A road that stretched for over 1000kms that had to be travelled in a minimum of 2 days. Described to us as ‘remote’, ‘harsh’ ‘enjoy the corrugations’ and ‘wouldn’t advise 2 girls attempt it alone’. Crossing a state border and including the challenge of dust and road trains along the way. This was going to be an adventure. This is our Tanami Diary
Day 1 – Saturday 14th May 2016
9:47. 15 degrees.
Departed Alice Springs. We wanted to be on the road as early as possible but also need to fuel ourselves up with a hearty breakfast and give Priscilla (the car) a good 2 tanks of petrol. We posted a photo at the start of the track and set the clock.
11:37 23 degrees Our first roadside stop for a tea-break. 103km covered
12:38 24 degrees First fuel stop top up at Tilmouth Well. After conflicting information about whether the next stop was open on the weekend, we decided to do a top up in Tilmouth Well, which was the largest place we saw on the Tanami and the only rest stop where we met other people. Purchased about $55 of fuel at $2 per litre. 163km covered
We got an additional 57km of sealed road out of Tilmouth Well that we weren’t expecting until we hit an unsealed section running parallel to a road upgrade that hadn’t yet been opened, this lasted about 17km, so we were a good 83km beyond Tilmouth Well before we hit the gravel road.
2:20pm Second fuel stop at Yuendumu. Eventually found the right place to fuel up (ie not the abandoned looking fuel pump)! Fuel under lock and key. Purchased another $33, this time at $2.20. Kind of glad we did the 2 fuel stops. This had to last us for the rest of the trip – feeling comfortable with that.
3:00pm. 30 degrees About 30k from Yuendumu we stopped for our late lunch stop. We then got stuck behind a road train for about an hour – lots of dust before we eventually passed him at a water crossing. Arrived at Renahans bore camp just before 5:00pm so we were not travelling in the dark and set-up camp alongside some other campers (who we met again at Purnululu about 3 days later!!).
453kms travelled for the day.
Day 2 – Sunday 15th May 2016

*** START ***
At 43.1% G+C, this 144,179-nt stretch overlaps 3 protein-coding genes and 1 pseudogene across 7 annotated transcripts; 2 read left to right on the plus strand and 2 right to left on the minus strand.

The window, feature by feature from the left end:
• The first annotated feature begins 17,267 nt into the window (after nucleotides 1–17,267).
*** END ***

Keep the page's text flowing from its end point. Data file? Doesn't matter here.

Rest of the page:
8:10am 15 degrees
Departed our campsite early, only to lose our UHF aerial somewhere on the track about 7km into the day. We now have a stronger one that we hope will survive the Gibb River Road.
28kms after departing, we hit a tarmac section which lasted about 9kms that enabled us to make some good time early on.
10:16am 24 degrees
Stopped for a morning tea break and a change of drivers. 152kms covered for the day
11:33am 29 degrees
Driver swap again for border crossing
Border crossing a little underwhelming (no great signage). We stopped for a lunch break at the border rest site (just a pull-off the road really) and turned the clocks back 1 1/2hours to WA time
Departed again at 11am (was 12:30). 273kms done for the day and temp now at 30 degrees
Passed through a large water crossing then with 2 large machinery trucks contemplating their next move. They warned us of worsening tracks ahead (it had taken them 2 days to travel 300k)!
1:00pm 33 degrees Afternoon tea break at Sturt Creek roadside stop. Starting to feel a bit tired now but the next part of the track woke us up. Change of driver for about an hour. Most of the road between Billiluna and Wolf Creek turn-off was very slow going – with wheel ruts from recent rains and washaways. Hard to find a decent line through to get a decent speed. 470kms covered
Passed Ruby Plains station at 538kms and then one last push and we completed the Tanami just before 4pm (5:30pm NT time). Then just 18ks of sealed road to reach our hotel for the night at Halls Creek.
594kms covered for the day
Snacks for the trip included maltesters, party mix lollies, fruit and nuts, chicken sandwiches, tea and biscuits and plenty of water to keep hydrated as the temperatures rose.
Terrain – some variations including termite mounds everywhere on the WA side, lots of spinifex, short grasses, small trees, rocks and plenty of flat land.
Wildlife – small dogs (possible wild dogs or dingos), buzzards, wedgetailed eagles and plenty of other birds.